After about a month I was then informed to change to a low fibre diet. This diet was a little trickier. It meant cutting out a lot of fruits and vegetables, nuts, seeds and changing to less fibrous foods. At first this diet felt very backwards. Eating things such as white bread, rice and pasta, cheeses and not eating broccoli and cauliflower seemed very odd. However it did help with the bowel movements. I am still getting used to this diet but so far my daily diet generally consists of half an english muffin with a poached egg for breakfast. Natural yogurt and fruit (peeled apple) for a snack. Crisp bread with avocado, ricotta and tinned fish for lunch. Crackers with a little cheese for another snack. Then dinner is normally steamed fish with salad or a light chicken pasta. I would also have three cups of green tea and a cup of hospital grade sustagen. As I was also trying to maintain my weight, the surgeon suggested a milkshake which contained full fat milk, full fat ice-cream, a banana and sustagen. This was one of the best things about the low fiber diet by far. Delicious!!!! Foods that I changed to obtain a low fibre diet:

A summary of what I removed from my diet:

  • All red meat;
  • All processed meats and loafs;
  • All fibrous vegetables (broccoli, cauliflower, cabbage, pea and green beans);
  • All fibrous fruits (pineapple, all berries, dried fruits);
  • Any wholegrain produces (bread, rice, pasta, cereals);
  • Yoghurts that contained berries;
  • Soups with vegetables;
  • Nuts and seeds.

A summary of what I added to my diet:

  • Natural fats (avocados);
  • Soft cheeses and a small amount of hard cheese (ricotta, cheddar);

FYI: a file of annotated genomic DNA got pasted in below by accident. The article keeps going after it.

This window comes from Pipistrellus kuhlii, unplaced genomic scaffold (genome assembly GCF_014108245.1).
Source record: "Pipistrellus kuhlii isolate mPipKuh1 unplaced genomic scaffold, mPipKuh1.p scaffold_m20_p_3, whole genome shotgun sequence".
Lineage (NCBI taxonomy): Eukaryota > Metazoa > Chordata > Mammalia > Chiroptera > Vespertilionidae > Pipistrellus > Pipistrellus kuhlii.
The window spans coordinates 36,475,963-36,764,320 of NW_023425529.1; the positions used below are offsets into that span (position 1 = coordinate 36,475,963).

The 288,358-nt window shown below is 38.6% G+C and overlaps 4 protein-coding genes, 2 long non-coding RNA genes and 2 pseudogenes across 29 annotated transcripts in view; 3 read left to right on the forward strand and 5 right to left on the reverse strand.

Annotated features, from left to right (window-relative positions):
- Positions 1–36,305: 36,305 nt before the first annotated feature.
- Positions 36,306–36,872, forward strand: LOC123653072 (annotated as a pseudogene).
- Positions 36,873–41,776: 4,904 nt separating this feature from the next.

• Sustagen (hospital grade);
  • Turmeric power;
  • Raw garlic;
  • Flaxseed oil and Extra Virgin Olive Oil;
  • Juices (Pomegranate, Pear and all natural fruit juices);
  • Tinned fish (small fish such as mackerel, sardines and tuna);
  • White bread, rice and pasta;
  • Natural yoghurt;
  • Smooth peanut butter.

Please bare in mind that this is not a comprehensive list, but just what I personally changed within my diet and what worked for me. You should always consult your medical team for more information.

Lifestyle Changes – The biggest lifestyle change for me was physical and mindfulness exercises. Getting 30 minutes of exercise a day became a rather large deal and I took up swimming. The exercising wasn’t a matter of going to the gym and lifting weights or running non stop on a treadmill. Rather, non strenuous medium paced walks around the block or to the shops. The mindfulness was a totally new concept for me all together. I had only once undertaken meditation and that was during a work health and safety session in which I fell asleep. But I figured that it couldn’t hurt. I started out with 30 minute laying down body scans, which I fell asleep to majority of the time. I tried a few different types and downloaded a meditation app to my phone. I found a variety of short 10 to 15 minute mediation sessions which were created for people with cancer and other ailments. I found these to be the best for me and I stopped falling asleep.